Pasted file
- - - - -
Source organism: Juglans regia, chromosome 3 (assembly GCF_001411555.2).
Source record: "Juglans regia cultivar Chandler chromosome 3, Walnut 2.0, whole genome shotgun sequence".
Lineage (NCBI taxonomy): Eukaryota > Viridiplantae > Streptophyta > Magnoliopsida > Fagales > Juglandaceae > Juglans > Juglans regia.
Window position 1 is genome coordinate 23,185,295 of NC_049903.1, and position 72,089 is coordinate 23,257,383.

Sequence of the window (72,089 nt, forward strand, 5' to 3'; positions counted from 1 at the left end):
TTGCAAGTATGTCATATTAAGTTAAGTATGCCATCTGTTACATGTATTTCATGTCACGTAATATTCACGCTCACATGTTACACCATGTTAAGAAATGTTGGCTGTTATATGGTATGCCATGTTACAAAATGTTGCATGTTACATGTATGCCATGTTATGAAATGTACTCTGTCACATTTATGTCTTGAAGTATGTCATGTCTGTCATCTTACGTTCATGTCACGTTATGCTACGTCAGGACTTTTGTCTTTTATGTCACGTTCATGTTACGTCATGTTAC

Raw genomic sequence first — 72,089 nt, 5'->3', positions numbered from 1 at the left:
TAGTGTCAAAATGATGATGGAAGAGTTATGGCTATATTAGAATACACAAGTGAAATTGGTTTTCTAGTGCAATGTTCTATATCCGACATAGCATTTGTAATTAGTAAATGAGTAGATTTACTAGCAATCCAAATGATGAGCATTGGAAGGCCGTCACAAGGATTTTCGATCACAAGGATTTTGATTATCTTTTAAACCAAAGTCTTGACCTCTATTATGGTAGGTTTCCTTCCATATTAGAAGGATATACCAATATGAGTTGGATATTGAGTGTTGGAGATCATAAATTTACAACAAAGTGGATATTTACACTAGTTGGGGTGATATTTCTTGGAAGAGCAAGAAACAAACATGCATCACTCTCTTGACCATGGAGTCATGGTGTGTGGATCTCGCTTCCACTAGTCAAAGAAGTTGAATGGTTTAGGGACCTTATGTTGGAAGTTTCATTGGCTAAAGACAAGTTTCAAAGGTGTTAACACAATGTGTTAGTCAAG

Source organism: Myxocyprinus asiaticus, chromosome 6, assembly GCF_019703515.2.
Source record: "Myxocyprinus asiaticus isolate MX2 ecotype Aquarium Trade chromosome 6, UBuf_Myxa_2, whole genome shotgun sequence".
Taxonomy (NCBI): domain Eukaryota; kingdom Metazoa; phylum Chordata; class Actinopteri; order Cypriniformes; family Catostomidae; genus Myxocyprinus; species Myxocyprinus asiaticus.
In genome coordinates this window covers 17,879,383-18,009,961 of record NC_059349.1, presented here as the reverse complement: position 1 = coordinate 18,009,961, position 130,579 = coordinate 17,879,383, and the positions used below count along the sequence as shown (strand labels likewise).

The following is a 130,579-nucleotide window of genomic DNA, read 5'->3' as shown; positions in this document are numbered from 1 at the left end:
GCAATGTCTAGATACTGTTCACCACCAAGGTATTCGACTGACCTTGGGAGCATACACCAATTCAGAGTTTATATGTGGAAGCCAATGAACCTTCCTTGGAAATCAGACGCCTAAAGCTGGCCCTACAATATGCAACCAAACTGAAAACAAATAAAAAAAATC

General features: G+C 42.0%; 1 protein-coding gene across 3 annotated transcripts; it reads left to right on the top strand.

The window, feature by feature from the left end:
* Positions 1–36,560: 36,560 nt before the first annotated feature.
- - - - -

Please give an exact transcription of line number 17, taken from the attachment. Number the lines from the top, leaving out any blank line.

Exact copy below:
* Positions 1–36,560: 36,560 nt before the first annotated feature.